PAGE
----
Forces: Russian Reality Based Reforms

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February 22, 2021: Russia has been undergoing major military reforms since 2008. Between then and now Russia has replaced lots, but not all, of its aging Cold War (1948-91) era gear, some of it dating from the 1970s. Army, navy, air force and SRF (strategic rocket forces) have all benefitted in very visible ways. On the downside, a lot of elderly systems are still in service and more older aircraft, ships and vehicles were retired than replacements provided for them. For example, the air force had 2,000 fixed wing combat aircraft in 2008 versus 1,200 in 2020. That’s because the air forces only received 570 new fixed wing aircraft and 320 older refurbished and upgraded aircraft. This means about 75 percent of the smaller fleet of fixed-wing aircraft are modern. Not modern enough, because Russian warplane tech still falls short of Western equipment.

There is also the question of priorities. Russia has put more of their meager defense budget into modernizing SRF missiles and launch facilities, including building a new generation of SSBNs (nuclear powered missile subs) and SLBMs (sub launched ballistic missiles.) Combat aircraft were not the first priority and had to do the best they could.

All this vigorous reform was made possible because Russia was embarrassed to discover serious shortcomings in its forces during the 2008 invasion of neighboring Georgia. Russian leaders ordered an intensive review of current forces and what changes had to be made. Another thing that worried Russia was that their performance in Georgia might have been far worse if the best Georgian troops, 2,000 American trained professionals, were not in Iraq when the war was fought. The Americans had not trained the Georgians for a war against invading Russians. That was considered impractical. The entire Georgian armed forces consisted of 35,000 troops, while the Russians had over 100,000 in the area. If the Russians wanted to invade, the best the Georgians could do was kill as many Russians as they could, and then surrender. The 2,000 Georgian troops in Iraq would have helped with that, but not changed the outcome. More importantly, Russia had lots of troops and commanders with years of recent irregular war experience in Chechnya.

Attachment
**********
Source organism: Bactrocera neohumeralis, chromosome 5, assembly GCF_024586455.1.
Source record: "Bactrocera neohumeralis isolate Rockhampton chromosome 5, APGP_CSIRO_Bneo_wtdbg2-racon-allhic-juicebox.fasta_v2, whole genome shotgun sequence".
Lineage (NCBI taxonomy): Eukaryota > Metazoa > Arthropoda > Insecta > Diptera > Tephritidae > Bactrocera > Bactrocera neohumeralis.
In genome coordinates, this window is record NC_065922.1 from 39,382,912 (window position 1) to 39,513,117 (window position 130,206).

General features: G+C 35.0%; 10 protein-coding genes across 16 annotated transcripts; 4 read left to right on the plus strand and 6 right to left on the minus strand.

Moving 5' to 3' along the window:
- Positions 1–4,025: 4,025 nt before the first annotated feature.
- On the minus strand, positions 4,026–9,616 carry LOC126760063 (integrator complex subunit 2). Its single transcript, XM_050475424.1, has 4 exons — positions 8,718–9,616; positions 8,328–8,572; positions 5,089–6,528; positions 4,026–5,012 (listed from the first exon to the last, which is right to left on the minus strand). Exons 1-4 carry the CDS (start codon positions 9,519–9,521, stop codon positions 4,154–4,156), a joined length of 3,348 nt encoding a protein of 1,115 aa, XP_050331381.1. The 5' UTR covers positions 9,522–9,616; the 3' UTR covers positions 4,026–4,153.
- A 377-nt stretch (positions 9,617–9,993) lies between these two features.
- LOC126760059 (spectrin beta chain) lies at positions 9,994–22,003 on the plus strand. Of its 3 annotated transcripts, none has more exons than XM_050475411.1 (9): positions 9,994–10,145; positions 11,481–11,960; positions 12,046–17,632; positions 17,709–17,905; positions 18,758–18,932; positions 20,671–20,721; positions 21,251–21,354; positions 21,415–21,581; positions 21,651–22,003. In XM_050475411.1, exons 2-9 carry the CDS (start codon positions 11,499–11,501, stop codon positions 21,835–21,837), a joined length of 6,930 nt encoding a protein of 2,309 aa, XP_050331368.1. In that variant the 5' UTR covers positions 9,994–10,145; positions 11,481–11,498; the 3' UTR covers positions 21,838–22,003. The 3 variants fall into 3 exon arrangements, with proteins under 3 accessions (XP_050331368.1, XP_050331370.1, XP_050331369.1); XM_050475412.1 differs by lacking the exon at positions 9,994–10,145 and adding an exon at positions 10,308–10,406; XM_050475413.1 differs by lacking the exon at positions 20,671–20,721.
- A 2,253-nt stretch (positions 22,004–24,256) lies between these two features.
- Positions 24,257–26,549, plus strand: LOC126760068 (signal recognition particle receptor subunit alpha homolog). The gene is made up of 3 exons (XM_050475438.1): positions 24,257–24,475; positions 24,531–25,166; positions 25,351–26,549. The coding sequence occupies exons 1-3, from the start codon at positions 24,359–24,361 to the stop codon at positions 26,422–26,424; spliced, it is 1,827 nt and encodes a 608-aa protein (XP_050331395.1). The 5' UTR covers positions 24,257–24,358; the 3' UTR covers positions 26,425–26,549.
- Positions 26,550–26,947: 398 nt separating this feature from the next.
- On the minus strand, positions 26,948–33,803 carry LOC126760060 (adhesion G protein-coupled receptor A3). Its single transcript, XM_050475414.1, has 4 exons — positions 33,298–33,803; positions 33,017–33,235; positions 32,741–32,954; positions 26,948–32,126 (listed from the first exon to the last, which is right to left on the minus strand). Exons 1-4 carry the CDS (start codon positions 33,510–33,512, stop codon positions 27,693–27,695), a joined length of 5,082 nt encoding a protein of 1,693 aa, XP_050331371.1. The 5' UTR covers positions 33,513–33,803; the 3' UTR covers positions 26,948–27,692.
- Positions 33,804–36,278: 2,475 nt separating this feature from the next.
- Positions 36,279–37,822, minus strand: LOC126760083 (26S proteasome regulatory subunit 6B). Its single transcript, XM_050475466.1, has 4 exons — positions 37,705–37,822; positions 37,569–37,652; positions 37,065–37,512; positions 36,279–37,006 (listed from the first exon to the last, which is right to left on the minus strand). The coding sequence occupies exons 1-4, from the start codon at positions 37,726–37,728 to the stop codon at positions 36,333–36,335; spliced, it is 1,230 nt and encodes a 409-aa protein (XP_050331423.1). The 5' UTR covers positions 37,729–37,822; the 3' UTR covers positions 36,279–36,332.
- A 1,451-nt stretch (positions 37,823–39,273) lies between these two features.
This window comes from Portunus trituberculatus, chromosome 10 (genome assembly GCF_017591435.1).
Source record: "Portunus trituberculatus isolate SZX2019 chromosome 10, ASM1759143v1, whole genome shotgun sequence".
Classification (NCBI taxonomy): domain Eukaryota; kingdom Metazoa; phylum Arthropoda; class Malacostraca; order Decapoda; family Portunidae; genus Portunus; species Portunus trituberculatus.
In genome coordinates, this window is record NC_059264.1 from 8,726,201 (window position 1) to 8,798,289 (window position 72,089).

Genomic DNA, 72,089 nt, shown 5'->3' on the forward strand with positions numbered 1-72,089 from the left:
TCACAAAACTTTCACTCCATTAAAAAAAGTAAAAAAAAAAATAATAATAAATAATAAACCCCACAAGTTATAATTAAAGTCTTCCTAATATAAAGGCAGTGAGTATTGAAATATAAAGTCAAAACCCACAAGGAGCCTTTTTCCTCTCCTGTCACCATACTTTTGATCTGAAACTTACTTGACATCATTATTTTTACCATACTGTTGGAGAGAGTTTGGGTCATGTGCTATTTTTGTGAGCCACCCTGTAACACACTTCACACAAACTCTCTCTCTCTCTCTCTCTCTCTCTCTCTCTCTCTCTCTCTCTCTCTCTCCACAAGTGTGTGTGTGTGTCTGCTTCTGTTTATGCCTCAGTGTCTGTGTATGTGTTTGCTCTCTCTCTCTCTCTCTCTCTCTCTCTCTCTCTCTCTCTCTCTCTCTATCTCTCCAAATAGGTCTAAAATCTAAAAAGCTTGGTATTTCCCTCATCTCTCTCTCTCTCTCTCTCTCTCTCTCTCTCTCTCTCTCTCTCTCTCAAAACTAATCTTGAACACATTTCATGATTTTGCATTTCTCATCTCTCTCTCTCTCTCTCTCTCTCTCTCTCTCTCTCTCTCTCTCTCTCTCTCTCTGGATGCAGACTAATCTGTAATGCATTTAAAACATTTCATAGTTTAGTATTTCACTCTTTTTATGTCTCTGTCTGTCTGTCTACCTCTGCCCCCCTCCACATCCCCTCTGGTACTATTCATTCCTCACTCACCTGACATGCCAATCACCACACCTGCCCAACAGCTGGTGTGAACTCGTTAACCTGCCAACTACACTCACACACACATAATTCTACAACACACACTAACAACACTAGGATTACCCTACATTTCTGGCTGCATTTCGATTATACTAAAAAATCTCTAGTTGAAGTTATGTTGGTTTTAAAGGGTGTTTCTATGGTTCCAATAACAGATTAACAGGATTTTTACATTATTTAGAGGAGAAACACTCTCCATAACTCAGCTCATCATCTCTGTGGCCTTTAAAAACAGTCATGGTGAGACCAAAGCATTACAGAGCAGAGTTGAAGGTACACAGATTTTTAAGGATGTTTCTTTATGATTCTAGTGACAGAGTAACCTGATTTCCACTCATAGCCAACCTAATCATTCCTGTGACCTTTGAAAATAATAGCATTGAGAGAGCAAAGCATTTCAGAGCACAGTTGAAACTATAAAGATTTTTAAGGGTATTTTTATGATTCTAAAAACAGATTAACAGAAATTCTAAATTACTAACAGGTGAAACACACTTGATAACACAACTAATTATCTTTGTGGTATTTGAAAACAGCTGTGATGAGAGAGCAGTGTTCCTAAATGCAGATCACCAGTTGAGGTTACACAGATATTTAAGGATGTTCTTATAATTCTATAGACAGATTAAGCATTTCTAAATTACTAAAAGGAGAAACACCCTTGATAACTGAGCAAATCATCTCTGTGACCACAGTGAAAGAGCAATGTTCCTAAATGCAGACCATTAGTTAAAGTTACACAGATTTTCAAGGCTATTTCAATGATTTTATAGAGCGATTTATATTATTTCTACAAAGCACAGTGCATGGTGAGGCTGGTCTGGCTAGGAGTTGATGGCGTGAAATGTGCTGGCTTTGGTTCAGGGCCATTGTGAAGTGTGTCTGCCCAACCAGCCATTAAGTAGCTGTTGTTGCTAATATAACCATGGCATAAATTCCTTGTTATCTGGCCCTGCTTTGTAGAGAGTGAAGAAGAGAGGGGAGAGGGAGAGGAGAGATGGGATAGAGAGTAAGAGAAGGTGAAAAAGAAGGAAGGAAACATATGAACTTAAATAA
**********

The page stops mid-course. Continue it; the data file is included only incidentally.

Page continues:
While the Russians achieved their objectives in 2008, their military experts found a large number of mistakes and lost opportunities. Against a more formidable opponent, these flaws might have led to a defeat, and an ugly one at that. But the Russians knew they were going against an outnumbered opponent who was not equipped or trained to deal with this kind of operation, and did not expect the Georgians to do anything surprising.

On the bright side, the Russian military demonstrated great resourcefulness and innovation before and during the invasion. This included the strategic planning, because the war was a set-up. Russia used only one infantry division for the invasion, and had held training exercises in July. The Russians pulled off a "strategic surprise" against the Georgians, and for this the planners could be proud. However, when the performance of equipment and weapons was scrutinized it was found that Russian troops performed far better than their cold war era weapons and equipment. This was particularly true with the air forces.